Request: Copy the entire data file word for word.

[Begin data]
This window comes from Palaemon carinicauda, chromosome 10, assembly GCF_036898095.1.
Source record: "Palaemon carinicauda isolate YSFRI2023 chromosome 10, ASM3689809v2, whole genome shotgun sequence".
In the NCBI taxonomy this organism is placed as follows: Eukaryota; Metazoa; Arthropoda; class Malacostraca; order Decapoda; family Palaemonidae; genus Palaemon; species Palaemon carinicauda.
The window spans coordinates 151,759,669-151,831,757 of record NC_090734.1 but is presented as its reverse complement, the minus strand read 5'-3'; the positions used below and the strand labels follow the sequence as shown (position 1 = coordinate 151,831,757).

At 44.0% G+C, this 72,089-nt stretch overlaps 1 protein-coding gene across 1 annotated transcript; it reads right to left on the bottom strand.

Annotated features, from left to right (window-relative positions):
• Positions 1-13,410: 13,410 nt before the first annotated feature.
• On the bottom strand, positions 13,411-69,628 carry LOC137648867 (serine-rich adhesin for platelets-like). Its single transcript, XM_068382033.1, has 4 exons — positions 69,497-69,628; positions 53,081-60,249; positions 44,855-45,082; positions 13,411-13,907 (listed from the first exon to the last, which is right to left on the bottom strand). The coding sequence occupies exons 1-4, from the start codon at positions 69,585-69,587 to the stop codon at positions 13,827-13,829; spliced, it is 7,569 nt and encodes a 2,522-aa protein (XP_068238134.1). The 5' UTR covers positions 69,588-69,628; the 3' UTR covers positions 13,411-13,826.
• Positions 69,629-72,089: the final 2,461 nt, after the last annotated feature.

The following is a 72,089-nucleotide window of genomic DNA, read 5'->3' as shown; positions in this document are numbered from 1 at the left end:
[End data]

This window comes from Palaemon carinicauda, chromosome 10, assembly GCF_036898095.1.
Source record: "Palaemon carinicauda isolate YSFRI2023 chromosome 10, ASM3689809v2, whole genome shotgun sequence".
In the NCBI taxonomy this organism is placed as follows: Eukaryota; Metazoa; Arthropoda; class Malacostraca; order Decapoda; family Palaemonidae; genus Palaemon; species Palaemon carinicauda.
The window spans coordinates 151,759,669-151,831,757 of record NC_090734.1 but is presented as its reverse complement, the minus strand read 5'-3'; the positions used below and the strand labels follow the sequence as shown (position 1 = coordinate 151,831,757).

At 44.0% G+C, this 72,089-nt stretch overlaps 1 protein-coding gene across 1 annotated transcript; it reads right to left on the bottom strand.

Annotated features, from left to right (window-relative positions):
• Positions 1-13,410: 13,410 nt before the first annotated feature.
• On the bottom strand, positions 13,411-69,628 carry LOC137648867 (serine-rich adhesin for platelets-like). Its single transcript, XM_068382033.1, has 4 exons — positions 69,497-69,628; positions 53,081-60,249; positions 44,855-45,082; positions 13,411-13,907 (listed from the first exon to the last, which is right to left on the bottom strand). The coding sequence occupies exons 1-4, from the start codon at positions 69,585-69,587 to the stop codon at positions 13,827-13,829; spliced, it is 7,569 nt and encodes a 2,522-aa protein (XP_068238134.1). The 5' UTR covers positions 69,588-69,628; the 3' UTR covers positions 13,411-13,826.
• Positions 69,629-72,089: the final 2,461 nt, after the last annotated feature.

The following is a 72,089-nucleotide window of genomic DNA, read 5'->3' as shown; positions in this document are numbered from 1 at the left end: